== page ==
Frontier stands to lose $1.5 million for broadband in W.Va.; Company wants waiver from rules change
CHARLESTON, W.Va. -- Frontier Communications stands to lose $1.5 million a year in federal subsidies -- money the company uses to expand high-speed Internet in West Virginia -- unless the Federal Communications Commission waives new rules that take effect July 1.
The FCC is soliciting comments about Frontier's waiver request through Feb. 11, the agency announced earlier this week.
Frontier contends FCC's new rules would unfairly penalize the company because it has a variable rate structure in West Virginia.
"[The waiver] will prevent Frontier from losing money that is used for broadband expansion," said Dan Page, a company spokesman.
For years, rural telecommunications providers such as Frontier have received federal subsidies to provide telephone service in high-cost rural areas.
The money comes from the federal "Universal Service Fund," which makes phone service available and affordable in the nation's most rural communities.
The federal fund is financed by extra charges for long-distance calls tacked onto phone customers' bills. The Universal Service Fund pays out about $4.3 billion to telecommunications companies each year.
The new FCC rules are designed to ensure customers of Frontier and other companies are paying a minimum contribution to the telecommunications network that serves them.
Companies that charge local rates below the FCC's minimum rate stand to lose universal service funding.
West Virginia has a rate structure that's different than other states. Phone companies here offer customers four separate calling plans.
The cheapest plan -- at $7 a month -- charges extra for each phone call. The most expensive plan offers a flat rate of $29 a month, and there's no additional charge regardless of where you call or how long you talk.
Nearly 70 percent of phone customers in West Virginia have the flat-rate plan.
Starting in July, the FCC will require phone companies to charge a minimum of $14 a month to qualify for federal subsidies -- $7 more than Frontier's lowest rate in West Virginia.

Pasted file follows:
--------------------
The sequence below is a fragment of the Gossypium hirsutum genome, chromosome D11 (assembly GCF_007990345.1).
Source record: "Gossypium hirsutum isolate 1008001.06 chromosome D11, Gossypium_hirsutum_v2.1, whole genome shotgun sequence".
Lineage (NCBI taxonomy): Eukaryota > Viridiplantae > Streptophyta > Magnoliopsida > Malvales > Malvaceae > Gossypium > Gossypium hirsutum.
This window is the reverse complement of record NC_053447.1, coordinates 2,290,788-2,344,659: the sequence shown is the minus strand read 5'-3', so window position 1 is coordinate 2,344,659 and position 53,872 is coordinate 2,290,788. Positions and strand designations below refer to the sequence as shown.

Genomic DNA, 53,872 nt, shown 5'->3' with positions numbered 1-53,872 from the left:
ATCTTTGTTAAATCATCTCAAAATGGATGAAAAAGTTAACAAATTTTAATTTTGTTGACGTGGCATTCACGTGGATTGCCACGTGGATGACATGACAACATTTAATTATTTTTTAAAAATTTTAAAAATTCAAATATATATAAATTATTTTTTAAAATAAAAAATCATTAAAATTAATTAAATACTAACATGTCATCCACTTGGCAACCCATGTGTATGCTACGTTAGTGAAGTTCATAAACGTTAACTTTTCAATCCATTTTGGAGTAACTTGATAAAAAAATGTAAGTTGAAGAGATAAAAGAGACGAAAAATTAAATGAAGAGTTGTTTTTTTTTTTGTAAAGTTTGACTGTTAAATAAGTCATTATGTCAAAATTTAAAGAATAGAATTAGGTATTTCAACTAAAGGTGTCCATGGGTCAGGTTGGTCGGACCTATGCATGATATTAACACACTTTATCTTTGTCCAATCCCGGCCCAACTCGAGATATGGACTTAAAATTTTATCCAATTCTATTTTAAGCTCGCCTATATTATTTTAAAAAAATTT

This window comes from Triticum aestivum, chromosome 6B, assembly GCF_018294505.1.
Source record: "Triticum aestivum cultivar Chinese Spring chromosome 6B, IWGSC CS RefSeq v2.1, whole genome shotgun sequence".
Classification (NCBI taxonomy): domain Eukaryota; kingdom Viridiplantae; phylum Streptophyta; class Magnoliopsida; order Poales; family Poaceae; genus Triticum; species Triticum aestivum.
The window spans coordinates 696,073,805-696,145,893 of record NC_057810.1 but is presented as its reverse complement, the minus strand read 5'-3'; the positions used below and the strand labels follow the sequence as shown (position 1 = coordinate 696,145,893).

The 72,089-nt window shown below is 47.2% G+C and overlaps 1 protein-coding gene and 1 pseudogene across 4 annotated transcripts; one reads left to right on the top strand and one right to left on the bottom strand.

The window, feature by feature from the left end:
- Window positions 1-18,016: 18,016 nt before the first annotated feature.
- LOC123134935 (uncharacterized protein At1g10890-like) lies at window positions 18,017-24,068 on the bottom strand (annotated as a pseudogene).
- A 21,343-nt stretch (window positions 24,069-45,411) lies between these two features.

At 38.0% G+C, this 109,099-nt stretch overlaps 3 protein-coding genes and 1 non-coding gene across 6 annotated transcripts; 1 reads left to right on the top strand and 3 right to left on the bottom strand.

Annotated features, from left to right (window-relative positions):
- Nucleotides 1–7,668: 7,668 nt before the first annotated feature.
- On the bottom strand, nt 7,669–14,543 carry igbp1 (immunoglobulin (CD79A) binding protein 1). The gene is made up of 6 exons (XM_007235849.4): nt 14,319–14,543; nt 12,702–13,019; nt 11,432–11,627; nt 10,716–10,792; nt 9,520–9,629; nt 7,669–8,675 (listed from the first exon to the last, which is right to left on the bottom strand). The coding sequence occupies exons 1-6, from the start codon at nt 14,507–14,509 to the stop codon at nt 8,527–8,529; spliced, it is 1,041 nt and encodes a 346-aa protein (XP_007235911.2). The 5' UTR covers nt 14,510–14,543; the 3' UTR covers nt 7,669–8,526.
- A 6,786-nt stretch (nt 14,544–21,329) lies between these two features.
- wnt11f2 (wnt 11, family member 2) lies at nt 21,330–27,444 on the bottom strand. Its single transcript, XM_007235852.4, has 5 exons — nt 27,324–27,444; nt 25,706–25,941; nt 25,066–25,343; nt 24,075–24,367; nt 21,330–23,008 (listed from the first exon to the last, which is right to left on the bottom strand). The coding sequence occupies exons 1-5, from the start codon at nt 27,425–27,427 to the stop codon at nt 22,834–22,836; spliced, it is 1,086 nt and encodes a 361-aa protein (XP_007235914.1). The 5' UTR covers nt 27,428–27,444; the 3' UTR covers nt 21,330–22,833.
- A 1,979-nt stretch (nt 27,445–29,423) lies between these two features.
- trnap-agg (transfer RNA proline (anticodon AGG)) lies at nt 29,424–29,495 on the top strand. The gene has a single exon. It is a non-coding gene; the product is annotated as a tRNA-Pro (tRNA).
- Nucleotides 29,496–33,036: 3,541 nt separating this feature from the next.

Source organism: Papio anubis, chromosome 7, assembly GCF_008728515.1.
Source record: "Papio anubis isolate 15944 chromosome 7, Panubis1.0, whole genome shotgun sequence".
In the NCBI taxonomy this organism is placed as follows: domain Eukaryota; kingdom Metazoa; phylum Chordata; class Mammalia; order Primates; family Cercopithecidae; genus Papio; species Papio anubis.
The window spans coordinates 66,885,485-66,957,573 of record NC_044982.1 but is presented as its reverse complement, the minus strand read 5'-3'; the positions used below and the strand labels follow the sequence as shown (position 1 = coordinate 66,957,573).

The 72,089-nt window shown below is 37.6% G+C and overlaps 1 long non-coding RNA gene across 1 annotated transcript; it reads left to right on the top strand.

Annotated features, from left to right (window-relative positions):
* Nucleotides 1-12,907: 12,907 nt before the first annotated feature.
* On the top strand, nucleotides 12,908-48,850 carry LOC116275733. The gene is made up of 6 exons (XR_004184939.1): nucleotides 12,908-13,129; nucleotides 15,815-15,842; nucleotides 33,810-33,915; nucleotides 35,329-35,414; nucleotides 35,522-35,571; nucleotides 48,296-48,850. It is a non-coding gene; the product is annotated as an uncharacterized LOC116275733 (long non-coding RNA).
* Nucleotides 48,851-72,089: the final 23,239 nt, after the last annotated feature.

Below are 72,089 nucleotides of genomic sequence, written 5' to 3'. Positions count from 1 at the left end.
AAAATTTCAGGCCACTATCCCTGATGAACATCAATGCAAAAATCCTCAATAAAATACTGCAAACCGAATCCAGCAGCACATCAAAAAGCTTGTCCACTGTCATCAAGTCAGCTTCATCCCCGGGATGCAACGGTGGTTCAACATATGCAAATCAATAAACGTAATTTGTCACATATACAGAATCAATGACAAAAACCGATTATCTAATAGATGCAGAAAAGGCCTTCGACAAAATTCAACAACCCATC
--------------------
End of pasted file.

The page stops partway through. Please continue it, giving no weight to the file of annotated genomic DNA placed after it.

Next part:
"Frontier will stand to lose about $1.5 million in universal service support until the FCC's rules are changed," Page said.
Frontier requested the waiver because customers pay $25 a month on average for phone service in West Virginia.
"[It's] well above the rate floor, indicating that West Virginia customers already are making a substantial contribution to the network serving them," Page said. "Frontier is asking the FCC to allow the use of an average rate for the purposes of compliance with the FCC rate benchmarks when a state has optional rates like West Virginia."
The FCC is expected to decide on Frontier's waiver request sometime before July 1.
The FCC previously announced plans to phase out the Universal Service Fund and replace it with the "Connect America Fund," which would subsidize companies such as Frontier that want to expand high-speed broadband service in rural areas. So future universal service fees collected from customers would be earmarked mostly for broadband projects.
Byron Harris, consumer advocate for the state Public Service Commission, said he has talked with Frontier executives about the FCC rule change. He supports the company's waiver request.
"If the FCC grants the waiver," Harris said, "there would be more money available to expand access to broadband in West Virginia, and that's a good thing."
Reach Eric Eyre at firstname.lastname@example.org or 304-348-4869.